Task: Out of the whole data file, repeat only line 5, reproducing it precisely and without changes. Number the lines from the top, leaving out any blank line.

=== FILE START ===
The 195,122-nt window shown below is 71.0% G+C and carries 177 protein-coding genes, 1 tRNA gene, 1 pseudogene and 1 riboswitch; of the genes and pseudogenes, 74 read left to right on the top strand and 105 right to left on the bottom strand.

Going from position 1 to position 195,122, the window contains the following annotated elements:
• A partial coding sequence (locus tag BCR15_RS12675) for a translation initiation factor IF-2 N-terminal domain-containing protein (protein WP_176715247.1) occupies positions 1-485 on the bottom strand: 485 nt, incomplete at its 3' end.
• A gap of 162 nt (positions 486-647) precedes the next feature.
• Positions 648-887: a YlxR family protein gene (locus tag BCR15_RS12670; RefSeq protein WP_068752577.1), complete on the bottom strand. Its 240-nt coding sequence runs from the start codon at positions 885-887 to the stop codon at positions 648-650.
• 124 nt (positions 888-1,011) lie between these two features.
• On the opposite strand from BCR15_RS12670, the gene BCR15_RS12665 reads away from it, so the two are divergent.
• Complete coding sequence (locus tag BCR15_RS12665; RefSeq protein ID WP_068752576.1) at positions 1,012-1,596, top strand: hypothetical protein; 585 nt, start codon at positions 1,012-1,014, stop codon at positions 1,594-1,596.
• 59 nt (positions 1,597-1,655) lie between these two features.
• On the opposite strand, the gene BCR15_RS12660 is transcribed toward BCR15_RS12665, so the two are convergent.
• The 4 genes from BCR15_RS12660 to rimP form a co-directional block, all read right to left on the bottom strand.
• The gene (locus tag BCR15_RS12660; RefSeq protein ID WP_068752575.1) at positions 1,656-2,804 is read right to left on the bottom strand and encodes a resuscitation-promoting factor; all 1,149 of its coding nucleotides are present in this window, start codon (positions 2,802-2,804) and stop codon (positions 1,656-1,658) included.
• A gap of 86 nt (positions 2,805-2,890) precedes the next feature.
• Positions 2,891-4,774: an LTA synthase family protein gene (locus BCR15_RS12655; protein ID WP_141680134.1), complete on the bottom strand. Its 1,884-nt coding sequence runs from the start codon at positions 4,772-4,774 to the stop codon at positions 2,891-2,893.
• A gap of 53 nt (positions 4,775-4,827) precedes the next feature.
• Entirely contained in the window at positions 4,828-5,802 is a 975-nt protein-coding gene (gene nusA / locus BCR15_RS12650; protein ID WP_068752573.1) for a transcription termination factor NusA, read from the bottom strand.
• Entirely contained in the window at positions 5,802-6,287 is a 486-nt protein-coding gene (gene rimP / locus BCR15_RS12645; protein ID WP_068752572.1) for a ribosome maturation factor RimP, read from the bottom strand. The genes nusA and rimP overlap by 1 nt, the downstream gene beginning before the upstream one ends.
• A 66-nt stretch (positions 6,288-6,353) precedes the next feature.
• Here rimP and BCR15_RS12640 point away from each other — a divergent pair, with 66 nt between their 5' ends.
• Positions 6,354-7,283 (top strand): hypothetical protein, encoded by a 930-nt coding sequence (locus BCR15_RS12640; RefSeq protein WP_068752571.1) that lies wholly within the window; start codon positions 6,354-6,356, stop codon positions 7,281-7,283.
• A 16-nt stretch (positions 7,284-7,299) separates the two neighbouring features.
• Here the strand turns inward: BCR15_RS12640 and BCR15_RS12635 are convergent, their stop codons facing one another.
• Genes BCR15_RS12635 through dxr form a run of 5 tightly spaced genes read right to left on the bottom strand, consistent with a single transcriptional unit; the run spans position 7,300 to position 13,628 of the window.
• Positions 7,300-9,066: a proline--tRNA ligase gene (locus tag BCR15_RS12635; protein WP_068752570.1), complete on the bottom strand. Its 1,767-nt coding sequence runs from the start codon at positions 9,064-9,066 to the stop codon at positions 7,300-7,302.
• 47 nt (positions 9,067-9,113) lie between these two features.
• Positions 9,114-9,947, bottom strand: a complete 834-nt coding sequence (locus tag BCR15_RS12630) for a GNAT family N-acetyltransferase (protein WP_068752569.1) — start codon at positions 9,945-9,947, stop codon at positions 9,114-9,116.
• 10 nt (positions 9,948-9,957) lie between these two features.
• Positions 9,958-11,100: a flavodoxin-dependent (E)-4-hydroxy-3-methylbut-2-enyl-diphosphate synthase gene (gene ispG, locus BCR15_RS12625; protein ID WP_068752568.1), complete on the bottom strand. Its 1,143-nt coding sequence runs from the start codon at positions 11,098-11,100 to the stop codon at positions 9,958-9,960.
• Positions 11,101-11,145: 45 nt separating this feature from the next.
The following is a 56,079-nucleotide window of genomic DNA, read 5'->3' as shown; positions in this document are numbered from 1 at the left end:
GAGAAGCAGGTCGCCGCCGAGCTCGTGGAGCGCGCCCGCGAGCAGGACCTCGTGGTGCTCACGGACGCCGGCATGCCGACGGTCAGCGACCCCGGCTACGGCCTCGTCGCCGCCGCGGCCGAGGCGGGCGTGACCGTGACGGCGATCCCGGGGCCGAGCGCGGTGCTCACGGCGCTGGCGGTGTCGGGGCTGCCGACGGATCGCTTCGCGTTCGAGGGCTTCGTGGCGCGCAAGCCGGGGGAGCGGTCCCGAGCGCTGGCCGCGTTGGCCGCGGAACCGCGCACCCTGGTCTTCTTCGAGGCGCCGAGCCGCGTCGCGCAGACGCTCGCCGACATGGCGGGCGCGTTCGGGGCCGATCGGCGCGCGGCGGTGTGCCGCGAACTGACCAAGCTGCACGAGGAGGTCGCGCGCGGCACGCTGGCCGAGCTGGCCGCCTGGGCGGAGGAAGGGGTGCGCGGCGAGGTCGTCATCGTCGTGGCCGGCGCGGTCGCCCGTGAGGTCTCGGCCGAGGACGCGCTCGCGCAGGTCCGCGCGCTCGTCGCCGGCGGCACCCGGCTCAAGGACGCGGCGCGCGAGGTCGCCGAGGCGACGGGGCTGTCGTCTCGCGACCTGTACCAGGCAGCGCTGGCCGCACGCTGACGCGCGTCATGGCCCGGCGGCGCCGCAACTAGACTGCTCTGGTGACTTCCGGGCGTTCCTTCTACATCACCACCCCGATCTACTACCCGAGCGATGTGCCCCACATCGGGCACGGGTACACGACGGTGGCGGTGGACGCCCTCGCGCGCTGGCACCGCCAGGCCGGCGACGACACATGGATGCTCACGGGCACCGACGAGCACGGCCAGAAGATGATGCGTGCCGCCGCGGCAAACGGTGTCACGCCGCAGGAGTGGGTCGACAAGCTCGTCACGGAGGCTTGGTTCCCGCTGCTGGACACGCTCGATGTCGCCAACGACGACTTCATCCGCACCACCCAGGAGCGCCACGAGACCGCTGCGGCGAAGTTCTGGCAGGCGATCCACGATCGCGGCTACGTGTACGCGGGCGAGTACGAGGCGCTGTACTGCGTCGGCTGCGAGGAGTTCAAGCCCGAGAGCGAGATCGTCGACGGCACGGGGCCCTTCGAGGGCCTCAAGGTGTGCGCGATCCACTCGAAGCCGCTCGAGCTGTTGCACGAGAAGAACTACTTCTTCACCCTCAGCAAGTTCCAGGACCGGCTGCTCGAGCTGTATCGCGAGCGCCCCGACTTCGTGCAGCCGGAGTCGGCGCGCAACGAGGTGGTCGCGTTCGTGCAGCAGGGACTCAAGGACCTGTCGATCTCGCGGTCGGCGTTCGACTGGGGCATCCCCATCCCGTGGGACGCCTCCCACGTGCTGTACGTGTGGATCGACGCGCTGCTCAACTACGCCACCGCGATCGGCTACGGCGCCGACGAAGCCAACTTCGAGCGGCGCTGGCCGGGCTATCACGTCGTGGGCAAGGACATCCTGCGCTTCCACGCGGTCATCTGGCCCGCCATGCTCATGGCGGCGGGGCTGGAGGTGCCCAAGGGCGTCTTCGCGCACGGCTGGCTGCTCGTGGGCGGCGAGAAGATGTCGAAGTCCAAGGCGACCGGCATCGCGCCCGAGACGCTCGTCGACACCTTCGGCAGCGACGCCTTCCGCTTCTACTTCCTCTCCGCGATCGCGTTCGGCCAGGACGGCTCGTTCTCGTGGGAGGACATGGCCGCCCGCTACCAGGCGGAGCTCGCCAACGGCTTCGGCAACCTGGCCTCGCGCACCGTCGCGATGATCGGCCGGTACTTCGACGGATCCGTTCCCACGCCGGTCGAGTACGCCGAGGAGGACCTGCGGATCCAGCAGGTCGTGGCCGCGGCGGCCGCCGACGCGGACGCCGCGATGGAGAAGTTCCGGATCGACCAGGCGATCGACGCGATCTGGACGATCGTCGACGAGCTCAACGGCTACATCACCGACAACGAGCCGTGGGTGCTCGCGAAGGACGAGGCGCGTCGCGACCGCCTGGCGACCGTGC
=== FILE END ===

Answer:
• Positions 648-887: a YlxR family protein gene (locus tag BCR15_RS12670; RefSeq protein WP_068752577.1), complete on the bottom strand. Its 240-nt coding sequence runs from the start codon at positions 885-887 to the stop codon at positions 648-650.